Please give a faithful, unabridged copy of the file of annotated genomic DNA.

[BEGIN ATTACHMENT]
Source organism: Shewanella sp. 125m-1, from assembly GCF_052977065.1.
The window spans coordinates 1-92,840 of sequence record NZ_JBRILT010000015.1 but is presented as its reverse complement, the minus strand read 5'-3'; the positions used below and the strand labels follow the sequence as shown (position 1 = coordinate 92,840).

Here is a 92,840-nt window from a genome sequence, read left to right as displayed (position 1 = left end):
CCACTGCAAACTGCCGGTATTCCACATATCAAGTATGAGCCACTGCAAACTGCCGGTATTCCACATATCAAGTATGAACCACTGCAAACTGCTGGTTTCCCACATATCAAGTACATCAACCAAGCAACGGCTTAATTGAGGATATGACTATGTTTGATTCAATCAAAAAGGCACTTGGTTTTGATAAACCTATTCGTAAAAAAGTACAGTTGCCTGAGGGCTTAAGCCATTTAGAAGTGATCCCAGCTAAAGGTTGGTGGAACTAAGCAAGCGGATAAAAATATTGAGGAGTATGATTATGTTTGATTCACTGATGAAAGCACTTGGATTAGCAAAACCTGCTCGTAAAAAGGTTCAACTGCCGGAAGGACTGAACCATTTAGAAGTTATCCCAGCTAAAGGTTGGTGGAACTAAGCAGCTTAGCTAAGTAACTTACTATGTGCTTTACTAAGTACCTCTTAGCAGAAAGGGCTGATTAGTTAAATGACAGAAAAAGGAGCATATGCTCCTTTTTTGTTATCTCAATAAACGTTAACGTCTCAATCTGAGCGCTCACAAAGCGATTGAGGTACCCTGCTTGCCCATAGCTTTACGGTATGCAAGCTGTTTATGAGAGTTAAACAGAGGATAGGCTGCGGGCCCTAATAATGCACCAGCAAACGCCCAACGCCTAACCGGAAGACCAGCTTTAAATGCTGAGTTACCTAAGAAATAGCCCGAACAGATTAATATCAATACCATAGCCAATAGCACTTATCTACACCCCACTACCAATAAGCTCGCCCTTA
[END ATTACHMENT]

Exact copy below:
Source organism: Shewanella sp. 125m-1, from assembly GCF_052977065.1.
The window spans coordinates 1-92,840 of sequence record NZ_JBRILT010000015.1 but is presented as its reverse complement, the minus strand read 5'-3'; the positions used below and the strand labels follow the sequence as shown (position 1 = coordinate 92,840).

Here is a 92,840-nt window from a genome sequence, read left to right as displayed (position 1 = left end):
CCACTGCAAACTGCCGGTATTCCACATATCAAGTATGAGCCACTGCAAACTGCCGGTATTCCACATATCAAGTATGAACCACTGCAAACTGCTGGTTTCCCACATATCAAGTACATCAACCAAGCAACGGCTTAATTGAGGATATGACTATGTTTGATTCAATCAAAAAGGCACTTGGTTTTGATAAACCTATTCGTAAAAAAGTACAGTTGCCTGAGGGCTTAAGCCATTTAGAAGTGATCCCAGCTAAAGGTTGGTGGAACTAAGCAAGCGGATAAAAATATTGAGGAGTATGATTATGTTTGATTCACTGATGAAAGCACTTGGATTAGCAAAACCTGCTCGTAAAAAGGTTCAACTGCCGGAAGGACTGAACCATTTAGAAGTTATCCCAGCTAAAGGTTGGTGGAACTAAGCAGCTTAGCTAAGTAACTTACTATGTGCTTTACTAAGTACCTCTTAGCAGAAAGGGCTGATTAGTTAAATGACAGAAAAAGGAGCATATGCTCCTTTTTTGTTATCTCAATAAACGTTAACGTCTCAATCTGAGCGCTCACAAAGCGATTGAGGTACCCTGCTTGCCCATAGCTTTACGGTATGCAAGCTGTTTATGAGAGTTAAACAGAGGATAGGCTGCGGGCCCTAATAATGCACCAGCAAACGCCCAACGCCTAACCGGAAGACCAGCTTTAAATGCTGAGTTACCTAAGAAATAGCCCGAACAGATTAATATCAATACCATAGCCAATAGCACTTATCTACACCCCACTACCAATAAGCTCGCCCTTA